Osun Osogbo Grove – Osogbo, Nigeria

City of the Past – Fayoum, Egypt

Encode Studio – Alexandria, Egypt

Street Art: Borg el Zamalek – Zamalek, Egypt

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Read Article here

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Read Article Here

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Read Article Here

Street art 20-3-14-2-001Read Here 

Obelisque Magazine 2015, all rights reserved. Photographs and text cannot be reproduced without the permission of Obelisque Magazine and Lesley Lababidi.

Òşun Sacred Grove and Forest

copyscape-banner-white-160x56DSC_0471 The òrìşà is like the many aspects in our unconscious: suffering, aggression, creativity, purity, love, wisdom… One can choose any of these roads towards the invisible, and make it alive in side oneself. – Susanne Wenger

The Òşun Osogbo Sacred Grove reveals physical manifestation of the powers of the goddess Òşun, goddess of living water.  The Òşun River flows into Osogbo town and meanders through the groves finally spreading into the Gulf of Guinea. The water is believed to possess curative powers for infertility and life’s controversies. As in life, undercurrents push and swirl.  It is wise to be aware of what happens in the background.

Within the Grove, the sculptures of Yoruba gods and goddesses are dedicated to Òşun. The groves, shrines and sculptures retain the intimate relationship between the Yoruba people, their art, religion and natural environment.  Òrìşà is ever present in all aspects of the gods.

Over the centuries, a highly developed system of governance from ruler to market existed throughout Yorubaland.  Within city-states, society was governed through a series of networks—tribe, territory, guilds, secret societies, and religious shrines.

In pre-colonial times, parts of Yorubaland were ruled by an Oba (king, second only to the gods) with a secular council of noble elders, elú. Today, traditional culture and religion is still recognizable and practiced but it fades with the passing of each generation.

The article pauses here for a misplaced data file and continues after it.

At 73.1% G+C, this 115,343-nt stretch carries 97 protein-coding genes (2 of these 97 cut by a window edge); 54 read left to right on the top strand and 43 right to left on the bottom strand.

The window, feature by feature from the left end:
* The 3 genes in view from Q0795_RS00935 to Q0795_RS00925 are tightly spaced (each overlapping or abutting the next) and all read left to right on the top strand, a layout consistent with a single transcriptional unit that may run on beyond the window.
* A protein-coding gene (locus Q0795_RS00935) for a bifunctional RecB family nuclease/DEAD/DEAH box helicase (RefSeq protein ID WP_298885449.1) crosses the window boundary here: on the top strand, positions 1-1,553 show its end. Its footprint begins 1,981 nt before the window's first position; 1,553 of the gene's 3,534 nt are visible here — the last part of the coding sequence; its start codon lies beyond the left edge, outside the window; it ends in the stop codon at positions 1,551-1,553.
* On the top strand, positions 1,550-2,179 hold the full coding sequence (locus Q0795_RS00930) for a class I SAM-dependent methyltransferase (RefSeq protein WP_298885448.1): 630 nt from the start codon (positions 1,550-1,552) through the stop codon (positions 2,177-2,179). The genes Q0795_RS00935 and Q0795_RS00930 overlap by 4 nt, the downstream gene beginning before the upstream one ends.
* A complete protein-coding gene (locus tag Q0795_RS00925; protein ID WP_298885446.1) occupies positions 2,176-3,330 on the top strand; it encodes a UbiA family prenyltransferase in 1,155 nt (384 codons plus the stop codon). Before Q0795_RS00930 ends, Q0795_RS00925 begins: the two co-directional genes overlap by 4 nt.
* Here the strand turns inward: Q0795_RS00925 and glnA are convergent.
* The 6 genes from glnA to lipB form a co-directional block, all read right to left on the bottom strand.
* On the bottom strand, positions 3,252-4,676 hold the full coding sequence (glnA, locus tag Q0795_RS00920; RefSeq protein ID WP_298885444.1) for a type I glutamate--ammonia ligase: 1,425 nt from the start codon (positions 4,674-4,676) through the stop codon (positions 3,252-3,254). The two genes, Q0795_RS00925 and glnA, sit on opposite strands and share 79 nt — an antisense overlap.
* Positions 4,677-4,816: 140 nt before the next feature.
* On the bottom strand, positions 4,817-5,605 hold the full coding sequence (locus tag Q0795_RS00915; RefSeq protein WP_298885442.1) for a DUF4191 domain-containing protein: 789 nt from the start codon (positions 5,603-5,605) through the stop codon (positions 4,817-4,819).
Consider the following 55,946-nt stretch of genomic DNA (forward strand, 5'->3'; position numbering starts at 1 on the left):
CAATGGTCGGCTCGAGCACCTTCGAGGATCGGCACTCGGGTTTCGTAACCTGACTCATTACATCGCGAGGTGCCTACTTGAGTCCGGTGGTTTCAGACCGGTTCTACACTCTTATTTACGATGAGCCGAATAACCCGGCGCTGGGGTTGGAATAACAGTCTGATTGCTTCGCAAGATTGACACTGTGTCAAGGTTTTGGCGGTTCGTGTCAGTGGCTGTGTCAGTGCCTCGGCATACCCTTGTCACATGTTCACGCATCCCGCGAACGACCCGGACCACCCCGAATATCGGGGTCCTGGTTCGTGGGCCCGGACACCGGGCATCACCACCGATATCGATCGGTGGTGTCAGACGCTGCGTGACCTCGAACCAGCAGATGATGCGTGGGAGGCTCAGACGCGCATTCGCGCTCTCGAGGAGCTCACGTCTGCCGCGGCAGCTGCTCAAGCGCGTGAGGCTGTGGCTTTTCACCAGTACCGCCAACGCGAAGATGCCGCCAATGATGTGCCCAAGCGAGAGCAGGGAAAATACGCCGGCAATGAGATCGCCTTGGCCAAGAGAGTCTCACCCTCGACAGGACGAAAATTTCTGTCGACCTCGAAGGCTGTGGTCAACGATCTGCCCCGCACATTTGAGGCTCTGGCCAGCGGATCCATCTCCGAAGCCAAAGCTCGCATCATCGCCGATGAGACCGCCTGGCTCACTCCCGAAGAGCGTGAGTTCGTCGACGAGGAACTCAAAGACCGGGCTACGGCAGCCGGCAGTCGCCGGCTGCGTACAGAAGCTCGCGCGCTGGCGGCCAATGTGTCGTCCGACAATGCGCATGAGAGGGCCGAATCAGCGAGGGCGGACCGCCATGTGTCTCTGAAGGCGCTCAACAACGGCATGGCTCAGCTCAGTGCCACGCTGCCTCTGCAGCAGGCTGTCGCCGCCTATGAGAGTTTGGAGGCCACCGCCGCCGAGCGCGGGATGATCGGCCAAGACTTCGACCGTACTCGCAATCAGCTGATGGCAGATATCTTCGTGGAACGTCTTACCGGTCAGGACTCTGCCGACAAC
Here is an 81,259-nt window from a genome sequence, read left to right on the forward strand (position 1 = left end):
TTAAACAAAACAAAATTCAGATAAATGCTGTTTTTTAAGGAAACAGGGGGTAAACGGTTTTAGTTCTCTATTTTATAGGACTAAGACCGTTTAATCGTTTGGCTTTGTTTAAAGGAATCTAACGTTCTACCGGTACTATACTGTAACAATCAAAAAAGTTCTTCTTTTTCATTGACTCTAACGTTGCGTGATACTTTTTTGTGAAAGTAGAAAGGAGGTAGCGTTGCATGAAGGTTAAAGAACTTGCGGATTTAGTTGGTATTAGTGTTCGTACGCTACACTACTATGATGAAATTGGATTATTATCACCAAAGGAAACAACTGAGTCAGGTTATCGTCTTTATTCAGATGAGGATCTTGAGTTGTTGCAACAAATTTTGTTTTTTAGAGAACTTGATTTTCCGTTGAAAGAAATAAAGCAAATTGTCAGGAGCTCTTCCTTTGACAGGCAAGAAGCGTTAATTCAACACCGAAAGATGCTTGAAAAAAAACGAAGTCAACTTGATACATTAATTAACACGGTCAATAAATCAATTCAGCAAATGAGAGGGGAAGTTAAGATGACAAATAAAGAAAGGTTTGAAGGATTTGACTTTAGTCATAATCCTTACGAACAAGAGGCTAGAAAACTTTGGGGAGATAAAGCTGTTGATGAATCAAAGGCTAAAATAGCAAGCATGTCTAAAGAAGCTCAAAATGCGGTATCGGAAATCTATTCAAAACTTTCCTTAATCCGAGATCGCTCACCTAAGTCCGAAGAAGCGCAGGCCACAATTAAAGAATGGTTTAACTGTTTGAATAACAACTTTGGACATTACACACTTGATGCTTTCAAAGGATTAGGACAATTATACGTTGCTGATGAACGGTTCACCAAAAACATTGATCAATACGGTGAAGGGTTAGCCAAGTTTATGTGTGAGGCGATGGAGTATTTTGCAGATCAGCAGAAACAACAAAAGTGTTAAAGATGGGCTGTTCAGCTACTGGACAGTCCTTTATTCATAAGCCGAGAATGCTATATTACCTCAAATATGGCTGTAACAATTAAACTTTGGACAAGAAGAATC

Modern life puts its demands: ancestor’s stories and myths are no longer told, markets are full of Chinese goods rather than handmade local items; and the undisturbed rainforest that housed sacred groves are being up-rooted and sold to developers. In the traditional Yoruba religion, groves are sacred places reserved for rituals or shrines. One city that has managed to protect its sacred grove is Osogbo, the capital of Òşun State in southwestern Nigeria.

The city surrounds the ancient grove that is home to nearly 40 shrines and sculptures. Although the city pushes from all sides, the grove remains tranquil with ritual pathways winding through the forest that lead devotees to the shrines.

The Òşun Sacred Grove and Forest might have been lost to the world if it were not for the dedication of an Austrian artist, Susanne Wenger, who arrived to Osogbo in 1960. She studied the Yoruba language and religion and dedicated her life’s work to the restoration and protection of the shrines and grove.

Osogbo is the capital of Òşun  State, southwest Nigeria, and was founded approximately 400 years ago. The city is 250km north of Lagos and has the largest surviving sacred grove in Yorubaland.  Òşun  Sacred Grove and Forest is a UNESCO World Heritage Site.

For more on Susanne Wenger and her extraordinary life, go to: The Susanne Wenger Adunni Olorisha Trust and Susanne Wenger Foundation

Read article in Obelisque Magazine January 2015: Osun Osogbo Grove

 

(Music in clip by Orin Orisa. Adedayo Ologundudu, Yoruba traditional songs of praises for Orisa: Osun Yoruba Spirit of Rivers.)copyscape-banner-white-160x56